1 July 2016
Commonwealth Games silver medallist Ashley Bryant (coach: Aston Moore) heads into next week’s European Championships with two aims at the forefront of his mind – a medal, and an Olympic qualifying standard.
The Decathlon specialist has encountered change aplenty over the past 12 months with a shake-up of lead coach and training location, with the 25 year-old feeling that the new regime has already proved its worth, albeit not quite to the extent he is looking for, yet.
“I think I look at the start of the year as being incredibly positive - I changed coach last winter and moved up to Loughborough, so it’s been a completely different program and a completely different emphasis of training in terms of technical elements. I definitely feel like it’s paid off in how I’m feeling and training, I’m just yet to see the score on paper reflect it.
“Certainly my consistency is so much higher than it’s ever been before, for the decathlon that’s so important; to be able to go into a performance dec and just rely on a 97-98% of your best week in week out is so crucial.”
As an athlete who has to contend with training and competing in ten individual disciplines, there are various elements of Bryant’s schedule which differ to that of a single competing track and field athlete. In speaking of his multiple coaches and the break-down of his new-found regime, he admits it’s been trial and error somewhat - something he expects will fall into place over the coming months.
“Aston is my lead, he’s the organiser and also leads my long jump and my sprints, but there’s also Benke (Blomkvist), Fuzz (Caan), Rob Denmark, Kate Dennison, John Hillier and David Parker who are all involved too. It’s definitely been something of a learning curve for all of us, for many of the coaches it’s the first time they’ve dealt with a decathlete, but as the year’s gone on we’ve adjusted the program as and when to suit what’s needed and when, so it’s slowly getting to where we see it being.“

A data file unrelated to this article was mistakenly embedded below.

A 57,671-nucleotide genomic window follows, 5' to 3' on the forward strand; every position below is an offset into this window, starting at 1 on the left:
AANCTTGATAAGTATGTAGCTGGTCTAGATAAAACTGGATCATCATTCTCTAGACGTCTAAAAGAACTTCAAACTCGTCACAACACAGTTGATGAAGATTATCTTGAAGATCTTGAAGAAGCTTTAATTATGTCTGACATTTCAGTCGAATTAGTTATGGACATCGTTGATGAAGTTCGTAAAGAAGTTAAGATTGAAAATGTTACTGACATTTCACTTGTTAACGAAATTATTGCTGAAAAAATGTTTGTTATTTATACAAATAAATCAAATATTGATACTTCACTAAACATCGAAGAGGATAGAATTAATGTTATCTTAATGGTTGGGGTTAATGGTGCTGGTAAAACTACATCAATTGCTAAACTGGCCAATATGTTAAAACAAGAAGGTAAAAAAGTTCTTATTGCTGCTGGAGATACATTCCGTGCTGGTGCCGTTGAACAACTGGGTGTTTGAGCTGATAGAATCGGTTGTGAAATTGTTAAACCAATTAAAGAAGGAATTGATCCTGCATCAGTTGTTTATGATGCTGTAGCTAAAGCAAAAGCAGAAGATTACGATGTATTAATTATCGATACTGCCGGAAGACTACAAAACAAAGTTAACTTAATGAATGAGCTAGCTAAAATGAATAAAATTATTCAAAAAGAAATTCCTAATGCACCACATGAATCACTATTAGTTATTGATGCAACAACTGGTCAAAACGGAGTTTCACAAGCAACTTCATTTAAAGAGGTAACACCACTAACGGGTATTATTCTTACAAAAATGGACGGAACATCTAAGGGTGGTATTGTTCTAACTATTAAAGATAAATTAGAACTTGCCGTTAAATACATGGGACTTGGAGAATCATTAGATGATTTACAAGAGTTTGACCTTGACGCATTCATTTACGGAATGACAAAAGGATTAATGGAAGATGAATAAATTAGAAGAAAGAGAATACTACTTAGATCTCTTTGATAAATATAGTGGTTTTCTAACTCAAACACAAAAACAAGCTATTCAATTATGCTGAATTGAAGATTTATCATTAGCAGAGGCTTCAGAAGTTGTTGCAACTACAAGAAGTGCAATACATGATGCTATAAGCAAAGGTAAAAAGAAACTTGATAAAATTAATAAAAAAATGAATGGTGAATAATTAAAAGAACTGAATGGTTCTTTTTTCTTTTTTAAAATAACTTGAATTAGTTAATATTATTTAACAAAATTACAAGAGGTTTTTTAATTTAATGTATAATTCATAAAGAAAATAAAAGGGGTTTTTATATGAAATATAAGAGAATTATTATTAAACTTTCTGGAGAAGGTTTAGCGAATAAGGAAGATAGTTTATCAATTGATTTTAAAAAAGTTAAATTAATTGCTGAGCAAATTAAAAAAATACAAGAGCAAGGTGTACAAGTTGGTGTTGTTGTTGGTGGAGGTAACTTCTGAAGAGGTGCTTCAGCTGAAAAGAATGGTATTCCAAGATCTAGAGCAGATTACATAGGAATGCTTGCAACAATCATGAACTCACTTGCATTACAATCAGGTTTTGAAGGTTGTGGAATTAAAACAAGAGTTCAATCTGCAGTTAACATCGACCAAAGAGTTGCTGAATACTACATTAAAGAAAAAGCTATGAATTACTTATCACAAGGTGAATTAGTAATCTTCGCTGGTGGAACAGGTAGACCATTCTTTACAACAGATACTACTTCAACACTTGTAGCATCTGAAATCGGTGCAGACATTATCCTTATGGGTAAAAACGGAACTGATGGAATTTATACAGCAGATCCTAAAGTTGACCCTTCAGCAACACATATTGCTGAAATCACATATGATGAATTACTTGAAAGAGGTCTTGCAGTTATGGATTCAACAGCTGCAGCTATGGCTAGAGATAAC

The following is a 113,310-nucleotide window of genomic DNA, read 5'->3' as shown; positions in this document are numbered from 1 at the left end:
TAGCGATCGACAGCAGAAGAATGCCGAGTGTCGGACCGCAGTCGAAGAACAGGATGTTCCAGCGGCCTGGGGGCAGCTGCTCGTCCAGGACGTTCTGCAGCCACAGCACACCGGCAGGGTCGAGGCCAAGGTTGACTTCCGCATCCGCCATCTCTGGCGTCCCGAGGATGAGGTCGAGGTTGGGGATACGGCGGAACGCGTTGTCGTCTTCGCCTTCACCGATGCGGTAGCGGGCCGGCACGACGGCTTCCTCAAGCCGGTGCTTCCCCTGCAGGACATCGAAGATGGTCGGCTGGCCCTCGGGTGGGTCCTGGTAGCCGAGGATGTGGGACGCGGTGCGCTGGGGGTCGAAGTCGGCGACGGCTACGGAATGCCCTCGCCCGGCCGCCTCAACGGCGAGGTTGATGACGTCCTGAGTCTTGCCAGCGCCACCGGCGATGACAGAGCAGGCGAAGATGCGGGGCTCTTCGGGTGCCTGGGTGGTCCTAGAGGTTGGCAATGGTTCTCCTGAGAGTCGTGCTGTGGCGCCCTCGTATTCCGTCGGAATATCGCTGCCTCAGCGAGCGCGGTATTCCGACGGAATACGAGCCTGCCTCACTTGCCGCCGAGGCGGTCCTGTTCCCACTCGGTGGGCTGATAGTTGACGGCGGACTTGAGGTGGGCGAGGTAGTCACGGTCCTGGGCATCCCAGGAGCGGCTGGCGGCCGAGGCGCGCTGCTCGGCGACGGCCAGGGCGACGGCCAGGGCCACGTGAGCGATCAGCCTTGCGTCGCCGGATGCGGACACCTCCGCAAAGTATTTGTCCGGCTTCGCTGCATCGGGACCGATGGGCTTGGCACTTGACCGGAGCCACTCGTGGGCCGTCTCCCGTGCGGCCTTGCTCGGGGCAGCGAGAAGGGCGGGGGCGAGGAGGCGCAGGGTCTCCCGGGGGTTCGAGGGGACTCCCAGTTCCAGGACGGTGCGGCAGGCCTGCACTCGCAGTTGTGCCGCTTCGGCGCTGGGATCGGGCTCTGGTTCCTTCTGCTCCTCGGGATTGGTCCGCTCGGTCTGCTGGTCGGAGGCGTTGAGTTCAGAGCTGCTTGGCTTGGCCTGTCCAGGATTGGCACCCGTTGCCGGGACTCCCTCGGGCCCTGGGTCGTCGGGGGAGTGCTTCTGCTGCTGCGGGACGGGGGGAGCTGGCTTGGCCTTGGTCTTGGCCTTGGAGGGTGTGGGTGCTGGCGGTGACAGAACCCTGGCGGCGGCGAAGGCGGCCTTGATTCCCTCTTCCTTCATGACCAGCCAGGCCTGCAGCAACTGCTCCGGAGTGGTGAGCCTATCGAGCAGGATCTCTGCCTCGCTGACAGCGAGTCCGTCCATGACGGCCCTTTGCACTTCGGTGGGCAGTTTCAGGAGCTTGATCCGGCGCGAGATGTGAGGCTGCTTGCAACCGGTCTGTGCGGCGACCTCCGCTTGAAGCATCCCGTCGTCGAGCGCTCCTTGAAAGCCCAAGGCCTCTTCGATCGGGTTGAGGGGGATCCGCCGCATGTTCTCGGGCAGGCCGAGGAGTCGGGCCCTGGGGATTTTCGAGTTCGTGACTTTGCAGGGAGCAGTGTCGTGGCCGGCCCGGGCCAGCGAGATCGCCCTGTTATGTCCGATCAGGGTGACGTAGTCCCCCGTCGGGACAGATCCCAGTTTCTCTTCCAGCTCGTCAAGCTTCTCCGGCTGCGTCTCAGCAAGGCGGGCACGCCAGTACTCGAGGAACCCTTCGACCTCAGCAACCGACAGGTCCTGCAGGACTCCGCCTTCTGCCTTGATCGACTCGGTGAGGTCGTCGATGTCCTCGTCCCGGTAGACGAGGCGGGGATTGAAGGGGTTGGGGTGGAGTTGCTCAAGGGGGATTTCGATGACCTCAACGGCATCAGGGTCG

While Bryant is accountable for his own training and performances other factors are out of his hands, a fact he’s had to contend with this year as an airline mishap left him without his own poles to jump off when competing at May’s Hypomeeting in Gotzis. Although a frustrating episode, Bryant doesn’t intend to dwell on the incident as he pursues the elusive Olympic standard next week in Amsterdam.
“A number of factors, whether it be it poles; whether it be rain for every pole vault event I’ve competed in, the right opportunity hasn’t quite offered itself in terms of putting that big score and qualifying standard down.
Speaking on overcoming the disappointment of falling just 44 points short of the standard in Austria, he added: “I felt I was a bit unlucky that the score didn’t come in Gotzis, but we are where we are and standards have to be met – you don’t go to the major competitions without standards. I’m fully fit and feel in good shape going into the European Championships, hopefully I get that bit of luck and some good weather and I’m confident that the score will come. I’m incredibly optimistic that at the Europeans, and then going forward to Rio, that the big score will be there as a reward for my work over the winter”
In striving to make this year’s team for the Olympics he’ll need similar to his personal best of 8141, a score which was good enough to secure Commonwealth Games silver two years ago in Glasgow. The decathlete has a wealth of major competition experience to draw upon; even as an U23 Bryant cut his teeth at several senior championships, experiences which he feels aided his development no end.
“Being in a senior team at a young age can be a little daunting – be it that you don’t know many people or are surrounded by the superstars of your country, but those championships served as a great learning experience.
“2012 was my first European Champs and although I was quite young at the time I placed relatively well. Not only that it was a great experience to be able to compete with the likes of Roman Šebrle - to see how some of the greats of your sport get to where they are; to see how they compete and compose themselves was a great learning experience.”
This year’s European Championships will see British Athletics take its biggest ever team to an international competition, as 98 athletes head to compete in Amsterdam’s Olympic Stadium with the aim of breaking 2014’s record medal tally from Zurich’s championships; Bryant himself is hoping to bring home a medal.
“I think you can tell that athletics in Britain is in a good place, the British Championships were a perfect example as a great deal of the events weren’t a foregone conclusion in terms of Olympic selection. Certainly those two automatic places for Rio bring out the best of the best competition-wise, and taking such a big team to the Europeans is great going forward as it shows the depth and competitiveness, particularly for remaining Olympic places. From a selection point of view it’s a great headache to have.
“One of my targets at the start of the winter was to place highly at the Europeans and be in the fight for a medal, and I still fully believe that the opportunity will be there for me come next week.”
You can follow Ashley’s journey on Twitter at @Ashley__Bryant